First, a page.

As well as being definitionally detrimental to the city the classification's denial of a waiver to police officers which is in the best interest of the city while at the same time granting such a waiver to employees of classified service denies to police officers the equal protection of the law.

We are thus faced with a situation in which that portion of Ordinance 327-G which applies to police *536 officers is unconstitutional. Sec. 1-1-6 of the Municipal Code of the City of Detroit provides:

"Should any section, paragraph, sentence, clause, phrase or word of this Code be declared invalid or unconstitutional by a court of competent jurisdiction, such invalidity or unconstitutionality shall not affect any of the remaining words, phrases, clauses, sentences, paragraphs or sections of this Code, since the same would have been enacted by the common council without the incorporation in this code of such invalid or unconstitutional word, phrase, clause, sentence, paragraph or section."

The spirit of the above cited provision is that when a portion of an ordinance is declared unconstitutional, those portions of the ordinance not declared unconstitutional are to be saved if at all possible in light of the ordinance's purpose. By excepting police officers from the application of the ordinance, we can fulfill the common council's desire to leave that portion of the ordinance not declared unconstitutional unaffected. Therefore, we hold that the words "police officers" in the first sentence of § 2-1-1.3 of the Municipal Code of the City of Detroit are unconstitutional, void and of no effect and leave the rest of the ordinance intact. See Baldwin v. North Shores Estates Association (1970), 384 Mich 42, 54, Robison v. Wayne Circuit Judges (1908), 151 Mich 315, 322.

We emphasize that in our decision today we only consider the application of Ordinance 327-G to police officers and to no other individual or group. We express no opinion concerning the validity of the ordinance as applied to representative persons not now before this Court.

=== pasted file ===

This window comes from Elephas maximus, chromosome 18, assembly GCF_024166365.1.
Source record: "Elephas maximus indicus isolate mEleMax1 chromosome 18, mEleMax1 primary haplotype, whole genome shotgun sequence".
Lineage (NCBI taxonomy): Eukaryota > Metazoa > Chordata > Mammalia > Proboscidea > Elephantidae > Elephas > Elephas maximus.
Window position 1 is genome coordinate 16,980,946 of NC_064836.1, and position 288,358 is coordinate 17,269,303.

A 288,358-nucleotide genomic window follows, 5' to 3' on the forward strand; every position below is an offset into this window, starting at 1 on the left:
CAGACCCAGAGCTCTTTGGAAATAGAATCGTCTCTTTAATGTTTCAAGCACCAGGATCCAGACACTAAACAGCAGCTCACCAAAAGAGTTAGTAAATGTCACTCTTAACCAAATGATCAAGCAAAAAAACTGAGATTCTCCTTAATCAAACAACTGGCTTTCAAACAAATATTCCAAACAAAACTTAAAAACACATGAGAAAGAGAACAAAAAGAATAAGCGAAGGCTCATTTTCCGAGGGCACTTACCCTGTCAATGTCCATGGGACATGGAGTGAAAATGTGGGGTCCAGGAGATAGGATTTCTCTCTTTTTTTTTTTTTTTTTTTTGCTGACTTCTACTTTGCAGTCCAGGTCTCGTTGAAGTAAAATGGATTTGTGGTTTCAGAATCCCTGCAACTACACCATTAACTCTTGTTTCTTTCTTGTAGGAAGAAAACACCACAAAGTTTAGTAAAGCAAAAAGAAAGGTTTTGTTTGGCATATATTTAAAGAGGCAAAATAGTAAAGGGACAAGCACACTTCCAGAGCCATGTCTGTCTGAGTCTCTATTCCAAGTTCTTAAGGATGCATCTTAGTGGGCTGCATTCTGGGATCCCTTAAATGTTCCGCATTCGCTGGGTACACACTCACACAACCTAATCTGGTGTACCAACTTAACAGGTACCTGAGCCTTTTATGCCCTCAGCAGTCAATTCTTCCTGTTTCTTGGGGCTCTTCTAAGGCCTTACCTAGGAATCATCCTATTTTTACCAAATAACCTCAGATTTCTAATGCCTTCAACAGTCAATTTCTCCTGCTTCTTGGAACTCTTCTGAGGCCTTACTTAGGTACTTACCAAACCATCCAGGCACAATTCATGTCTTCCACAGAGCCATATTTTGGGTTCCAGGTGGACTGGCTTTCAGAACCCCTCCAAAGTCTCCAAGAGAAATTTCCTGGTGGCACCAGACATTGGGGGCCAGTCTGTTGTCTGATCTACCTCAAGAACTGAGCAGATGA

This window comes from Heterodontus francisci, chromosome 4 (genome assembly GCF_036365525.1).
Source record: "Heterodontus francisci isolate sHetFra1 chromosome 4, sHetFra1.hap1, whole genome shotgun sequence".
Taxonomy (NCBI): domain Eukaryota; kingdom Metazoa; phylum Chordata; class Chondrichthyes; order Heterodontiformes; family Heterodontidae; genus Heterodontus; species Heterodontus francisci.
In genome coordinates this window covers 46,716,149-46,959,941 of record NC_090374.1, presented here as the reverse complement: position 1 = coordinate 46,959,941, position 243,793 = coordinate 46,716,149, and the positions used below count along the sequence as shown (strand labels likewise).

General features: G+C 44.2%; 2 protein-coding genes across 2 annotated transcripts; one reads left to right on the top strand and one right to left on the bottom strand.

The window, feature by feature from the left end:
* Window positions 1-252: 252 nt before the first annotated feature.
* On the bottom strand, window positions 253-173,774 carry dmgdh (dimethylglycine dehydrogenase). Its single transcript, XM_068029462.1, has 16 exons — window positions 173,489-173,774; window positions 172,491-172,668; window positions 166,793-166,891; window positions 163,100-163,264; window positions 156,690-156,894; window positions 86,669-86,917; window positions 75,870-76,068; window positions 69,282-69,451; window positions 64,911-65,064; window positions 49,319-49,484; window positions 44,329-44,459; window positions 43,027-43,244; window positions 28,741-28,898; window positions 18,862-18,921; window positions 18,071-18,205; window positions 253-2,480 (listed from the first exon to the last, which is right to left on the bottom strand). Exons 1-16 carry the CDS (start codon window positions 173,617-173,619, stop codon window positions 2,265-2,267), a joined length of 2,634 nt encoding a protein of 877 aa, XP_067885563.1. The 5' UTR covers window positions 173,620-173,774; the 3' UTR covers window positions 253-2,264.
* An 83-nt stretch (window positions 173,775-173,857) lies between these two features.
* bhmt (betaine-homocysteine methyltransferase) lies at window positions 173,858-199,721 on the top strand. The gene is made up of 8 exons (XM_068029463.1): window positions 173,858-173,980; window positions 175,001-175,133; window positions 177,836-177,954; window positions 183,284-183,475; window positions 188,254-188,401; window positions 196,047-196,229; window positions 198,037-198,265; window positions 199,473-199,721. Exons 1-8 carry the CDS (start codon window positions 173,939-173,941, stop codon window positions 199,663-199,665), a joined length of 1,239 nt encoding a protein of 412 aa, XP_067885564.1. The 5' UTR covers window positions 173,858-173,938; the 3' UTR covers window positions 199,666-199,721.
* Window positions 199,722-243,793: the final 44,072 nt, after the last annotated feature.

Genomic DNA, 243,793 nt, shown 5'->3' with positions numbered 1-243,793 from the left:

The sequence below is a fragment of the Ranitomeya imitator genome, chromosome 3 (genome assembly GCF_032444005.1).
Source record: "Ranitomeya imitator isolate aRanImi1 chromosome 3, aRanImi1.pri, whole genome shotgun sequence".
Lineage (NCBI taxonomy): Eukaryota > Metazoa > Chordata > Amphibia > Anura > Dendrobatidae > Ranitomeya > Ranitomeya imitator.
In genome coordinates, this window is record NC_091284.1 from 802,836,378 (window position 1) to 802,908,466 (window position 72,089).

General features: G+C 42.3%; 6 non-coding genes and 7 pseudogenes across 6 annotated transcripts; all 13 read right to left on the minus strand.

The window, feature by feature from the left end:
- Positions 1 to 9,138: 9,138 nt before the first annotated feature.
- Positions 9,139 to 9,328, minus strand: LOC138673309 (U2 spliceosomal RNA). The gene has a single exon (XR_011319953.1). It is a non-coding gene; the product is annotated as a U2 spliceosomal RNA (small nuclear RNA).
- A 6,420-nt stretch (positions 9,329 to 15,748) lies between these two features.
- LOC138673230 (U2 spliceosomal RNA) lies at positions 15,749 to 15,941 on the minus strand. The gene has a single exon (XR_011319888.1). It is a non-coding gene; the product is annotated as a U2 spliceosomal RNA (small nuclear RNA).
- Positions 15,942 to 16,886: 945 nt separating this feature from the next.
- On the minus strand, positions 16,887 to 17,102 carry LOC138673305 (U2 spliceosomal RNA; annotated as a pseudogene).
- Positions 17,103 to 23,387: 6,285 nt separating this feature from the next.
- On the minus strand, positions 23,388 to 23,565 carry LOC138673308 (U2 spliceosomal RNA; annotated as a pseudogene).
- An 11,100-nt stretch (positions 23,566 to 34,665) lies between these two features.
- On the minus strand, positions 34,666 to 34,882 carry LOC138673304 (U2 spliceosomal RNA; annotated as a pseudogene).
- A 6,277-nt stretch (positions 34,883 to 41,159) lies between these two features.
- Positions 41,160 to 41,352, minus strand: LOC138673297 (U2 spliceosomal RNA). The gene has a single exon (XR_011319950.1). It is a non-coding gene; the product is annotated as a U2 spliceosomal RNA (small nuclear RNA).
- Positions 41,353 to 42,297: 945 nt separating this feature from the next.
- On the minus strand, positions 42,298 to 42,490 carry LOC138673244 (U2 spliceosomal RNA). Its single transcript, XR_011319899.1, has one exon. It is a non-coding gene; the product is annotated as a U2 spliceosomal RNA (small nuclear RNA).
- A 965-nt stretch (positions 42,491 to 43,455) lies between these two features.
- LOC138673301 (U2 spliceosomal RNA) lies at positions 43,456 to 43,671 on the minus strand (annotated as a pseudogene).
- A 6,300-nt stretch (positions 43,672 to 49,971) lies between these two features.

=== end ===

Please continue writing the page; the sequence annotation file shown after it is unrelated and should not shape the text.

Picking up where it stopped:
The trial court is reversed in part and affirmed in part.

ADAMS, J. concurred with WILLIAMS, J.

NOTES

[1] Detroit Charter, Title 3, ch 1, § 1.

[2] Detroit Charter, Title 3, ch 1, § 12(d).

[3] Detroit Charter, Title 3, ch 1, § 12(t).

[4] E.g., Detroit Charter, Title 4, ch 15 (dealing with the Board of Fire Commissioners), § 25.

[5] Detroit Charter, Title 4, ch 21, § 37.

[6] Detroit Charter, Title 4, ch 21, § 1.

[7] Detroit Charter, Title 4, ch 21, § 5.

[8] Title 3, ch 1, § 12(p) of the Charter of the City of Detroit provides that one of the legislative powers and duties of the Common Council is:

"To prescribe by ordinance additional duties and liabilities and confer additional rights and powers upon all officers, elective or appointive, not inconsistent with this Charter; * * *." In addition Title 4, ch 1, § 12 of the charter, one of the general provisions dealing with the executive department, provides:

"In addition to the rights, powers, duties and liabilities of officers prescribed in this Charter, all officers, whether elected or appointed, shall have such other rights, powers, duties and liabilities, subject to and consistent with the provisions hereof as the common council may deem expedient and shall prescribe by ordinance."

[9] See the following citations in footnotes 10 through 25.

[10] Detroit Charter, Title 4, ch 8, § 18.

[11] Detroit Charter, Title 4, ch 9, § 13.